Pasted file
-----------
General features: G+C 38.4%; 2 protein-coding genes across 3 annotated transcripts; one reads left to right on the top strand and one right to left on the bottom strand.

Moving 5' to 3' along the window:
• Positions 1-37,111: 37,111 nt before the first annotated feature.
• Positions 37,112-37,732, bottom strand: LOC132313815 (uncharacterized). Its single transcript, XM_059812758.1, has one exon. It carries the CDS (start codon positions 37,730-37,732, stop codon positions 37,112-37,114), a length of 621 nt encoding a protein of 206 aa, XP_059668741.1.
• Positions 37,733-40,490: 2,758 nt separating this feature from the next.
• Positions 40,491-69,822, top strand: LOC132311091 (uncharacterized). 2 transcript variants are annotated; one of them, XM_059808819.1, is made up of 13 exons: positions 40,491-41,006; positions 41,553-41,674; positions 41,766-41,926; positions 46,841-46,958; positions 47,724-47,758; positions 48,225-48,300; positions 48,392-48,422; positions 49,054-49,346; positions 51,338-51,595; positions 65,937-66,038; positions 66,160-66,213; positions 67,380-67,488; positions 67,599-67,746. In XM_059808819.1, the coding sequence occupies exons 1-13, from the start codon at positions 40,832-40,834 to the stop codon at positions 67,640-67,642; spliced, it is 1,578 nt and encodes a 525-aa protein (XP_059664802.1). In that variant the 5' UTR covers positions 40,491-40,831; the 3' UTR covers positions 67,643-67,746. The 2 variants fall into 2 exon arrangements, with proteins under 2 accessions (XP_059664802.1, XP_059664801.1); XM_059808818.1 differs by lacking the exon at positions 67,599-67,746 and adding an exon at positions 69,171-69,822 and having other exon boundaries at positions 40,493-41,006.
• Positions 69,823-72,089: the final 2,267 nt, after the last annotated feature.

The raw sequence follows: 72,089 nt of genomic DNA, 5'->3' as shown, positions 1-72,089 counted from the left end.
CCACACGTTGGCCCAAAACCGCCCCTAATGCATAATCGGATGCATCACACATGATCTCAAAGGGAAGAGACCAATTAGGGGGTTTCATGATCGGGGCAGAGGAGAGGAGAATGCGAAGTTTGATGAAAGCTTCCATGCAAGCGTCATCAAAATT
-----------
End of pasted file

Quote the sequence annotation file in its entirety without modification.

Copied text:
General features: G+C 38.4%; 2 protein-coding genes across 3 annotated transcripts; one reads left to right on the top strand and one right to left on the bottom strand.

Moving 5' to 3' along the window:
• Positions 1-37,111: 37,111 nt before the first annotated feature.
• Positions 37,112-37,732, bottom strand: LOC132313815 (uncharacterized). Its single transcript, XM_059812758.1, has one exon. It carries the CDS (start codon positions 37,730-37,732, stop codon positions 37,112-37,114), a length of 621 nt encoding a protein of 206 aa, XP_059668741.1.
• Positions 37,733-40,490: 2,758 nt separating this feature from the next.
• Positions 40,491-69,822, top strand: LOC132311091 (uncharacterized). 2 transcript variants are annotated; one of them, XM_059808819.1, is made up of 13 exons: positions 40,491-41,006; positions 41,553-41,674; positions 41,766-41,926; positions 46,841-46,958; positions 47,724-47,758; positions 48,225-48,300; positions 48,392-48,422; positions 49,054-49,346; positions 51,338-51,595; positions 65,937-66,038; positions 66,160-66,213; positions 67,380-67,488; positions 67,599-67,746. In XM_059808819.1, the coding sequence occupies exons 1-13, from the start codon at positions 40,832-40,834 to the stop codon at positions 67,640-67,642; spliced, it is 1,578 nt and encodes a 525-aa protein (XP_059664802.1). In that variant the 5' UTR covers positions 40,491-40,831; the 3' UTR covers positions 67,643-67,746. The 2 variants fall into 2 exon arrangements, with proteins under 2 accessions (XP_059664802.1, XP_059664801.1); XM_059808818.1 differs by lacking the exon at positions 67,599-67,746 and adding an exon at positions 69,171-69,822 and having other exon boundaries at positions 40,493-41,006.
• Positions 69,823-72,089: the final 2,267 nt, after the last annotated feature.

The raw sequence follows: 72,089 nt of genomic DNA, 5'->3' as shown, positions 1-72,089 counted from the left end.
CCACACGTTGGCCCAAAACCGCCCCTAATGCATAATCGGATGCATCACACATGATCTCAAAGGGAAGAGACCAATTAGGGGGTTTCATGATCGGGGCAGAGGAGAGGAGAATGCGAAGTTTGATGAAAGCTTCCATGCAAGCGTCATCAAAATT